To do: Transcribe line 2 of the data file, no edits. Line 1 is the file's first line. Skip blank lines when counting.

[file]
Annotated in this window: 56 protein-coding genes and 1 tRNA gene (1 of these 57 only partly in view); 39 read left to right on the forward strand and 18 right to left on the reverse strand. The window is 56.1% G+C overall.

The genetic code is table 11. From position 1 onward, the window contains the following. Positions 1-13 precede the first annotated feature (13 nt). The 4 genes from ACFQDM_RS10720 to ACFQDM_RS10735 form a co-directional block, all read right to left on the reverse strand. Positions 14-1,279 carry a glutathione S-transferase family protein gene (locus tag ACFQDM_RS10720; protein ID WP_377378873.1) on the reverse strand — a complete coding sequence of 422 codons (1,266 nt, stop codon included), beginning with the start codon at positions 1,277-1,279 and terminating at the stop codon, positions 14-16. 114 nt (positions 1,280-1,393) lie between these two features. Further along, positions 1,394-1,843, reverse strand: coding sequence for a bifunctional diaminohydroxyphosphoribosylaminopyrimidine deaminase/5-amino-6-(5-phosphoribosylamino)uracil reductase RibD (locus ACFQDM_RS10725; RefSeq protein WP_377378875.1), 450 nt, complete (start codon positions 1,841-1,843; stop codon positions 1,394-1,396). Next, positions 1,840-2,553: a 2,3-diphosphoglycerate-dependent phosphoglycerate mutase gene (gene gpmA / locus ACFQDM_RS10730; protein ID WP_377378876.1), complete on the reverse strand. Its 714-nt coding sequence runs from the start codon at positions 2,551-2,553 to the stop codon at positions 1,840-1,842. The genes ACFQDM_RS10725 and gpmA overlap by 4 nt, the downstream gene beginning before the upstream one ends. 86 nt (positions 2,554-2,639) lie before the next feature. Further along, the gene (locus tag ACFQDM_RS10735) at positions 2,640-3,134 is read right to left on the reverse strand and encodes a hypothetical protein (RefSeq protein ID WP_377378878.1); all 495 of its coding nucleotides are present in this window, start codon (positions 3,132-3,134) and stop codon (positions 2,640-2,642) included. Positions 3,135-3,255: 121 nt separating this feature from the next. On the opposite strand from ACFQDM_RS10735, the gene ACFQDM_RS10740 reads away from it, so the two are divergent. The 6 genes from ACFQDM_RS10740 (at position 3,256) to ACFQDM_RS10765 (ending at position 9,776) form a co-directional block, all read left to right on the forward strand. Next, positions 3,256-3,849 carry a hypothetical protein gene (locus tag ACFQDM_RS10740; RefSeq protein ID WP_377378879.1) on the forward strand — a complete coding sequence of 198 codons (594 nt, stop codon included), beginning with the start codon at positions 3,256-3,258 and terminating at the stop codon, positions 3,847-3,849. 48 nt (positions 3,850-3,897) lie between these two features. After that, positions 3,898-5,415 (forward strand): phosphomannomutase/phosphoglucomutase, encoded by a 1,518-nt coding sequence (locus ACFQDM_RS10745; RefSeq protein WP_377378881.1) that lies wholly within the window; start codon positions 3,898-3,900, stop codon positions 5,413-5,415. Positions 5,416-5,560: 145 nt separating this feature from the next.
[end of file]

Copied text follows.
The genetic code is table 11. From position 1 onward, the window contains the following. Positions 1-13 precede the first annotated feature (13 nt). The 4 genes from ACFQDM_RS10720 to ACFQDM_RS10735 form a co-directional block, all read right to left on the reverse strand. Positions 14-1,279 carry a glutathione S-transferase family protein gene (locus tag ACFQDM_RS10720; protein ID WP_377378873.1) on the reverse strand — a complete coding sequence of 422 codons (1,266 nt, stop codon included), beginning with the start codon at positions 1,277-1,279 and terminating at the stop codon, positions 14-16. 114 nt (positions 1,280-1,393) lie between these two features. Further along, positions 1,394-1,843, reverse strand: coding sequence for a bifunctional diaminohydroxyphosphoribosylaminopyrimidine deaminase/5-amino-6-(5-phosphoribosylamino)uracil reductase RibD (locus ACFQDM_RS10725; RefSeq protein WP_377378875.1), 450 nt, complete (start codon positions 1,841-1,843; stop codon positions 1,394-1,396). Next, positions 1,840-2,553: a 2,3-diphosphoglycerate-dependent phosphoglycerate mutase gene (gene gpmA / locus ACFQDM_RS10730; protein ID WP_377378876.1), complete on the reverse strand. Its 714-nt coding sequence runs from the start codon at positions 2,551-2,553 to the stop codon at positions 1,840-1,842. The genes ACFQDM_RS10725 and gpmA overlap by 4 nt, the downstream gene beginning before the upstream one ends. 86 nt (positions 2,554-2,639) lie before the next feature. Further along, the gene (locus tag ACFQDM_RS10735) at positions 2,640-3,134 is read right to left on the reverse strand and encodes a hypothetical protein (RefSeq protein ID WP_377378878.1); all 495 of its coding nucleotides are present in this window, start codon (positions 3,132-3,134) and stop codon (positions 2,640-2,642) included. Positions 3,135-3,255: 121 nt separating this feature from the next. On the opposite strand from ACFQDM_RS10735, the gene ACFQDM_RS10740 reads away from it, so the two are divergent. The 6 genes from ACFQDM_RS10740 (at position 3,256) to ACFQDM_RS10765 (ending at position 9,776) form a co-directional block, all read left to right on the forward strand. Next, positions 3,256-3,849 carry a hypothetical protein gene (locus tag ACFQDM_RS10740; RefSeq protein ID WP_377378879.1) on the forward strand — a complete coding sequence of 198 codons (594 nt, stop codon included), beginning with the start codon at positions 3,256-3,258 and terminating at the stop codon, positions 3,847-3,849. 48 nt (positions 3,850-3,897) lie between these two features. After that, positions 3,898-5,415 (forward strand): phosphomannomutase/phosphoglucomutase, encoded by a 1,518-nt coding sequence (locus ACFQDM_RS10745; RefSeq protein WP_377378881.1) that lies wholly within the window; start codon positions 3,898-3,900, stop codon positions 5,413-5,415. Positions 5,416-5,560: 145 nt separating this feature from the next.